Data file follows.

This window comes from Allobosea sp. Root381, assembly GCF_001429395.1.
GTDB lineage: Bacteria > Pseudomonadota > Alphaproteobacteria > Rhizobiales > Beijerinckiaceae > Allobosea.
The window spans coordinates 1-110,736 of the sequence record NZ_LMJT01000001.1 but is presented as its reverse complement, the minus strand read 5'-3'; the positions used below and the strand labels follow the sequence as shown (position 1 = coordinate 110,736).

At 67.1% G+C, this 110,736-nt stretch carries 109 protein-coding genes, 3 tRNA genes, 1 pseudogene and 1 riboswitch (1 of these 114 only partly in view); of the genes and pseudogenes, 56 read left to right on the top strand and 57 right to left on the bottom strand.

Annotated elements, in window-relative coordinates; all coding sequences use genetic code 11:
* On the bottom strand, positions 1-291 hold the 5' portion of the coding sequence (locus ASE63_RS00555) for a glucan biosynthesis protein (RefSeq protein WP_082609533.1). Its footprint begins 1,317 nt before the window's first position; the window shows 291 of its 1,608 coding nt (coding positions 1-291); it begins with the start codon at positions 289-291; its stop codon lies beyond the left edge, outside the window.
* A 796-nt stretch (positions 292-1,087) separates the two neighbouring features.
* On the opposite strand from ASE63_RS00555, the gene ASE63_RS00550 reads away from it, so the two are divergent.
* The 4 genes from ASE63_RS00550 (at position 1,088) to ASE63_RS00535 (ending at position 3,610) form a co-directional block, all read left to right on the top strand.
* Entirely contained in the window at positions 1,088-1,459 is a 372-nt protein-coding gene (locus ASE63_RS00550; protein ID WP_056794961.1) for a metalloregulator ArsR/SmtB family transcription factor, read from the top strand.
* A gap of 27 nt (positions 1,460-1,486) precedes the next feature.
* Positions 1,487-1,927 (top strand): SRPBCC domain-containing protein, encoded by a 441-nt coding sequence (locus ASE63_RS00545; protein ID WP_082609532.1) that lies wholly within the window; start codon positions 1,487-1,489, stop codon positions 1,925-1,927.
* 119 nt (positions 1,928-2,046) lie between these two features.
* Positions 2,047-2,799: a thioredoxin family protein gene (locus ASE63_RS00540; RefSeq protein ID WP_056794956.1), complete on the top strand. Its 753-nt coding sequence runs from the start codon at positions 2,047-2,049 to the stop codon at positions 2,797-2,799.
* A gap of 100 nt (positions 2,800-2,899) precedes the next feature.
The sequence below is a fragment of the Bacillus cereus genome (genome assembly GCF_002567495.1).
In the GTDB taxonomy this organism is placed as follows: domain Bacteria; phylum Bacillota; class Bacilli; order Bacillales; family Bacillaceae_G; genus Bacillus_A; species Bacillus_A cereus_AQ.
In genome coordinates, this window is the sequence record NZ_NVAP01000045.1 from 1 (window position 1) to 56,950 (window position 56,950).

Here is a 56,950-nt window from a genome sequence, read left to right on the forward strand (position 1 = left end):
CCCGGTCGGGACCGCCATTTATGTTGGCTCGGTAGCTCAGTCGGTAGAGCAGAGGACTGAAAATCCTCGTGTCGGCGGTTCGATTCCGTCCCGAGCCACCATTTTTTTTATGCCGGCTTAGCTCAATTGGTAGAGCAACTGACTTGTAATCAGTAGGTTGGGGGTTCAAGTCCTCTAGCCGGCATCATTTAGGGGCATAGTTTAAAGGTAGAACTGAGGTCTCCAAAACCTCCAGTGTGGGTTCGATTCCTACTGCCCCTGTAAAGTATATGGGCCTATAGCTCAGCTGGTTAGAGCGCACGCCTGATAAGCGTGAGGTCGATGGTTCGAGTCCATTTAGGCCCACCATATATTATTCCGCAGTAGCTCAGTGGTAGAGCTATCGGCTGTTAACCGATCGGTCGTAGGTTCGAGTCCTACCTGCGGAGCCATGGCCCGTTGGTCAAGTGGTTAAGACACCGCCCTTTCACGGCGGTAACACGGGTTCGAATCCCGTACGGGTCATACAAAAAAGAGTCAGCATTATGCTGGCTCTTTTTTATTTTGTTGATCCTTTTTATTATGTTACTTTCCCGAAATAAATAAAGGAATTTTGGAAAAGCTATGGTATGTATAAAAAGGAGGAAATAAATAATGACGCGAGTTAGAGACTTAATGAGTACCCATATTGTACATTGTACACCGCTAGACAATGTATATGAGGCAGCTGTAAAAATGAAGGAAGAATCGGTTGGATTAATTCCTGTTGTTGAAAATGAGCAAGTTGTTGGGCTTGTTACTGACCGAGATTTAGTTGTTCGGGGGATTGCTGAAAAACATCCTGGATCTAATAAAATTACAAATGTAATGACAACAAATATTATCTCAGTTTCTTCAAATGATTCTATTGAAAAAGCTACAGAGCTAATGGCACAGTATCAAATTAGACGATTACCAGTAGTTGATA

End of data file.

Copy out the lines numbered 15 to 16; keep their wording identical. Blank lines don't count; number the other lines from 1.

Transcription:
* A gap of 100 nt (positions 2,800-2,899) precedes the next feature.
The sequence below is a fragment of the Bacillus cereus genome (genome assembly GCF_002567495.1).